Switzerland says it is monitoring the situation in Ivory Coast closely after an upsurge in violence but has no plans to evacuate the 150 Swiss nationals living there.
By Friday morning the tense situation in the economic capital, Abidjan, appeared to be easing as the leader of the riots called on his supporters to end their attacks on United Nations and French troops.
UN peacekeepers have come under sustained attack from stone-throwing youth militias since Monday.
A foreign ministry spokeswoman said Switzerland was "concerned" by the return to fighting in the divided country.
Protests by supporters of President Laurent Gbagbo erupted after UN-backed mediators recommended that parliament should be dissolved as its mandate had expired.
At least four protestors were killed when Gbagbo supporters stormed a UN base, forcing peacekeepers to open fire.
"The situation in Abidjan is very volatile and our embassy will remain vigilant," Carine Carey told swissinfo.
UN Secretary-General Kofi Annan said on Thursday the situation was critical and echoed Security Council calls for an immediate end to the rioting.
As the Security Council met to decide whether to impose sanctions on the country, the leader of the rebellion, Charles Blé Goudé, said he had called on his followers to end the anti-UN protests.
"We are calling on the young patriots to lift all the barricades and leave the streets," Blé Goudé told the French news agency.
There are around 150 Swiss nationals living in Ivory Coast and there are no plans at present to order their evacuation, according to the foreign ministry.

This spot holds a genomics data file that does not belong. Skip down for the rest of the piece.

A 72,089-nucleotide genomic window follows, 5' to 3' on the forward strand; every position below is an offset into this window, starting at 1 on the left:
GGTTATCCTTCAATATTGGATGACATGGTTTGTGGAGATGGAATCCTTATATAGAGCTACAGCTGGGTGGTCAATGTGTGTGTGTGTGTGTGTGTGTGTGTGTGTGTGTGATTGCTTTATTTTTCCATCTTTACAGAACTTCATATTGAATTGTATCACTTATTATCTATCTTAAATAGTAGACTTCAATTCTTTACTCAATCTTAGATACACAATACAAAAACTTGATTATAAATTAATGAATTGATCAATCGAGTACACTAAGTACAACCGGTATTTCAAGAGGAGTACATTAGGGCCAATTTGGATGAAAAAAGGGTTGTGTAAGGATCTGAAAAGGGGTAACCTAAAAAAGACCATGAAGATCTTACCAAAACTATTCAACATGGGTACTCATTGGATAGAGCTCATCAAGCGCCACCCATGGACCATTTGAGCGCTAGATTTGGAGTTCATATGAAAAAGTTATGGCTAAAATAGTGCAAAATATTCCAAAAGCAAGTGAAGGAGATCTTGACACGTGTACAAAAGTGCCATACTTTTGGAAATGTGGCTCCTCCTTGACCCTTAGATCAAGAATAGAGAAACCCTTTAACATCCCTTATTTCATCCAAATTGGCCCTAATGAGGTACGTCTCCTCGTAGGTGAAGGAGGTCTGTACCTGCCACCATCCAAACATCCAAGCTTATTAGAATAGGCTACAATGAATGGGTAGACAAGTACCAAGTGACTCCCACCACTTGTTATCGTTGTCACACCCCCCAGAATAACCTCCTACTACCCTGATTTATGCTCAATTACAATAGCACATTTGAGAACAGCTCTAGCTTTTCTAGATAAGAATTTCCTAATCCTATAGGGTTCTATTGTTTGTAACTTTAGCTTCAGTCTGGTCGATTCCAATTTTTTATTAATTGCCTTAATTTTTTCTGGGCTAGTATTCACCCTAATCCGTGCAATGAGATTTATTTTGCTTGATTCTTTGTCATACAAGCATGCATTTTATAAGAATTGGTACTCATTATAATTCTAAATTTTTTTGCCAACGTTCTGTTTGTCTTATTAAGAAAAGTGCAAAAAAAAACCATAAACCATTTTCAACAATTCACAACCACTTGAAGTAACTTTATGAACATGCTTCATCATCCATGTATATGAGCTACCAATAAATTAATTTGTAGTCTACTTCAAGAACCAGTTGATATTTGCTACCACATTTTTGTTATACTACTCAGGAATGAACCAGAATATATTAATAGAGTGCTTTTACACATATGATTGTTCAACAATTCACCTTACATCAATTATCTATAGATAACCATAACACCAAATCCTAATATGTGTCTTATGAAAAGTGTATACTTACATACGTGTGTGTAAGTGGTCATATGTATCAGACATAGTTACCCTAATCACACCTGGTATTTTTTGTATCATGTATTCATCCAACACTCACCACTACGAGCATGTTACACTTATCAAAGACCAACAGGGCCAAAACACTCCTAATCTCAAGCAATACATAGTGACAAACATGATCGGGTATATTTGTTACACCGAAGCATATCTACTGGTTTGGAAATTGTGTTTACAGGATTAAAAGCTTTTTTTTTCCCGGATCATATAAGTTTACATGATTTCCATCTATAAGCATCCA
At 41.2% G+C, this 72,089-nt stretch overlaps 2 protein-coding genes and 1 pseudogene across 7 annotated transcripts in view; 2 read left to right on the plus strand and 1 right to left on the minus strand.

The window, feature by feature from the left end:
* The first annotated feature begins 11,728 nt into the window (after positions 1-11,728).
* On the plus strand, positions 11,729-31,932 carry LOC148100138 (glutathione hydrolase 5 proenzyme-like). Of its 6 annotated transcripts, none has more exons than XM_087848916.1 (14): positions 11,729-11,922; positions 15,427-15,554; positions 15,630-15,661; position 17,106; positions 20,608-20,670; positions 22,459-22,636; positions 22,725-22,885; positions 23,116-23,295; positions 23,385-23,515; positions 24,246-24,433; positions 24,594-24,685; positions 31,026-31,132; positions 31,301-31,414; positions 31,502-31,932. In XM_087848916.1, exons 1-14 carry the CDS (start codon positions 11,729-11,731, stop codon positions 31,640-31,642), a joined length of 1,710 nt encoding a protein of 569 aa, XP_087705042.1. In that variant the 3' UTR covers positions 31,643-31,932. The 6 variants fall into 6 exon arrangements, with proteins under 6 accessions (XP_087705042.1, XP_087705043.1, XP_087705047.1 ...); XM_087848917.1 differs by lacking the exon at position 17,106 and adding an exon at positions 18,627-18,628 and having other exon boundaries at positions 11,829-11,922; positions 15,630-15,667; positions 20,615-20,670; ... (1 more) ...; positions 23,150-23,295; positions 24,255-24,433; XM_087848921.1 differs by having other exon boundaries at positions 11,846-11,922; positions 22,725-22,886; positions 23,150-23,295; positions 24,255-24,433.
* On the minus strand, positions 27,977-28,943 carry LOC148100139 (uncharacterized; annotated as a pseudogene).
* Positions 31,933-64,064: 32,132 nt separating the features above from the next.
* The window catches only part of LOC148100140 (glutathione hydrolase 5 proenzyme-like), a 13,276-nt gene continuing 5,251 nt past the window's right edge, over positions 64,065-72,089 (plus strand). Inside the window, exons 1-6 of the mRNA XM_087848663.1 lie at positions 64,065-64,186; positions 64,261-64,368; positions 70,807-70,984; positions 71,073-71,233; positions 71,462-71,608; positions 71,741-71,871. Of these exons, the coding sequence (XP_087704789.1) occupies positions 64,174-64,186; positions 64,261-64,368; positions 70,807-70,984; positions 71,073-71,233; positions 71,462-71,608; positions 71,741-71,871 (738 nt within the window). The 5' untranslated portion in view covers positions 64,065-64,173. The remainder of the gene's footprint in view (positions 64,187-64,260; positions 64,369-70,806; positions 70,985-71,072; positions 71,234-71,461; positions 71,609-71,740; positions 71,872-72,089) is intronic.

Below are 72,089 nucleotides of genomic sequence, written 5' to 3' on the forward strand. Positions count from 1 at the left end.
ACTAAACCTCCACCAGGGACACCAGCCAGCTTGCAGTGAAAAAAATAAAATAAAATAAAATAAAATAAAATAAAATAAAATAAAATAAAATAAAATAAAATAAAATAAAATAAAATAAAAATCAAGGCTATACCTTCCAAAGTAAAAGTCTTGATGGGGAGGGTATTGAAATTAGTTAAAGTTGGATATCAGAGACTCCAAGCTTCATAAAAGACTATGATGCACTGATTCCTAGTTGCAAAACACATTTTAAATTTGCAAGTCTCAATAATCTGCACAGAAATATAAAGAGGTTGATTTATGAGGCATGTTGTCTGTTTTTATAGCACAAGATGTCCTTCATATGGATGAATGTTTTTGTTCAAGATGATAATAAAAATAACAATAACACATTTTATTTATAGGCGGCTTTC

But Carey said the situation was being re-examined on a daily basis and the embassy was in regular contact with Swiss expatriates.
"The embassy has set up a crisis team to monitor the situation. It has also put security measures in place, and the Swiss community are aware of these," she said.
Switzerland acted to improve its management of crisis situations in April last year, partly as a result of dissatisfaction over the way it had responded to an uprising in Ivory Coast at the end of 2004.
The embassy in Abidjan was accused of not giving enough information or advice to expatriates.
swissinfo with agencies
Ivory Coast timeline:
September 2002 – Coup attempt against President Laurent Gbagbo fails. Rebels seize the north.
May 2003 – Armed forces and rebel groups sign a ceasefire.
November 2004 – Government air strike on rebel positions kills nine French peacekeepers and one American. French forces respond by attacking the Ivorian air force. Violent anti-French protests force thousands of foreigners to flee.
October 2005 – The United Nations extends President Gbagbo's mandate by 12 months, postponing elections.
January 2006 – UN-backed mediators recommend parliament be dissolved, prompting violent anti-UN protests.
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